Senator Amy Klobuchar (D-MN), the new chair of the Senate Judiciary Committee’s Antitrust Subcommittee, unveiled comprehensive antitrust reform legislation on Thursday.
U.S. Senator Emphasizes The Importance Of Antitrust Lawsuits And Reform
Klobuchar proposes, among other things, changing mergers and acquisitions (M&A) laws to prevent dominant firms from engaging in “exclusionary conduct,” shifting the burden of proof to the business community in certain circumstances to demonstrate that acquisitions or conduct do not harm competition, and authorizing a significant increase in federal antitrust enforcement funding.
Her bill is unmatched in scope, breadth, and boldness. And some of her proposals might get bipartisan backing.
The measure is based on the idea that antitrust enforcement has been ill-equipped to deal with the difficulties of the twenty-first-century economy due to 40 years of Chicago School conservative dogma.
More consolidated markets, unregulated Pac-Man acquisitions by big corporations in tech and other industries, more sellers with monopoly power, more purchasers with monopsony power, and an excessively cautious jurisprudence that defies the plain meaning of current antitrust rules, according to Klobuchar and others.
Klobuchar suggests a mix of legislation amendments and burden transfers to solve these issues. She wants to re-energize antitrust enforcement and instruct judges to be more open to antitrust lawsuits than they have been in the past.
Her idea for mergers includes two main components. To begin, she would change Section 7 of the Clayton Act to ban mergers that “present an appreciable danger of significantly lowering competition,” rather than the existing language, which only bars mergers that “substantially diminish competition.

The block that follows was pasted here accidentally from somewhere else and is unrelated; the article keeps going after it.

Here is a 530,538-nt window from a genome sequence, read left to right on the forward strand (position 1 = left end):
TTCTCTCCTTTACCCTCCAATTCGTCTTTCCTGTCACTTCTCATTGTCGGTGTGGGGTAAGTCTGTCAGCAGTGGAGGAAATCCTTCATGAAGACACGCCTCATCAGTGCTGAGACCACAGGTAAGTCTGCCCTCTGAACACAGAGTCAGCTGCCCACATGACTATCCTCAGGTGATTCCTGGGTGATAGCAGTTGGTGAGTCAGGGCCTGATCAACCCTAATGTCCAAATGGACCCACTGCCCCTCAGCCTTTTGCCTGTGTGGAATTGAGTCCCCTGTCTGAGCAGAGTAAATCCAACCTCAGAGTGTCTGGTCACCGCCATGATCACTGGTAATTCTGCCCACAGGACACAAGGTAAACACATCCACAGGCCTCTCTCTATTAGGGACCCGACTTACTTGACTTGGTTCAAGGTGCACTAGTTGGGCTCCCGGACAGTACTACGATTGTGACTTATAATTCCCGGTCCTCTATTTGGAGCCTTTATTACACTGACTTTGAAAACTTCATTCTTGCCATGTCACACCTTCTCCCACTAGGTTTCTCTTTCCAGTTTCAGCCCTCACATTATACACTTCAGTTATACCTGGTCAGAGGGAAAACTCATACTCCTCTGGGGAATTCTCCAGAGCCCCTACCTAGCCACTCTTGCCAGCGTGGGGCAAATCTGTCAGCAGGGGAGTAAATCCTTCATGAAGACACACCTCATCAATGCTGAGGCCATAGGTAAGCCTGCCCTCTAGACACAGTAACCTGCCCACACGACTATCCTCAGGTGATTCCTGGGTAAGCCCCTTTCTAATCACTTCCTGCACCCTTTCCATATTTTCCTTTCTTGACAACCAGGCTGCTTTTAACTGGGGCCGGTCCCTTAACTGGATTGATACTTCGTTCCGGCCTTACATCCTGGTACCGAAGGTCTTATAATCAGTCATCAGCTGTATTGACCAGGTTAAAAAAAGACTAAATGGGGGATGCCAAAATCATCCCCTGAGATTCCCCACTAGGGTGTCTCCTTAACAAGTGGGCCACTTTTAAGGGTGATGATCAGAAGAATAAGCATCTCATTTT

” She convincingly argues—as I have previously stated—that the courts misread the present Clayton Act wording to require a near certainty of future injury before enjoining a transaction. Her law also prevents mergers that might lead to buyer monopoly power.
Second, her bill shifts the burden of proof from the government to companies proposing mergers in cases where market concentration would increase significantly; where a large firm wants to gobble up smaller, would-be competitors; where the acquired firm is a disruptive (e.g., price-cutting) competitor; where the deal is worth at least $5 billion; or where the buyer is worth at least $100 billion (this is my Pac-Man point).
This isn’t an absolute prohibition on certain mergers and acquisitions; rather, it’s a demand that corporations show that the transaction’s advantages to consumers and competition outweigh any dangers.
The measure proposes similar changes to the legislation that governs some dominating company actions. It changes Section 2 of the Clayton Act to ban “exclusionary conduct,” which is defined as behavior that “materially disadvantages competitors or hinders their ability to compete” and has a “significant danger of hurting competition.”
She suggests a rebuttable presumption that exclusionary conduct represents an “appreciable risk of damaging competition” for enterprises with significant market shares or other signs of market strength.
The bill proposes significant funding increases for the Department of Justice’s Antitrust Division and the Federal Trade Commission to compensate for a “decade of flat budgets” in the face of a growing economy, increased M&A activity, and growing concern about market concentration and single-firm dominance.
Finally, the senator’s measure addresses other critical problems like civil fines for violations, more emphasis on market analysis and merger results, and extended whistleblower protections for individuals who expose civil infractions.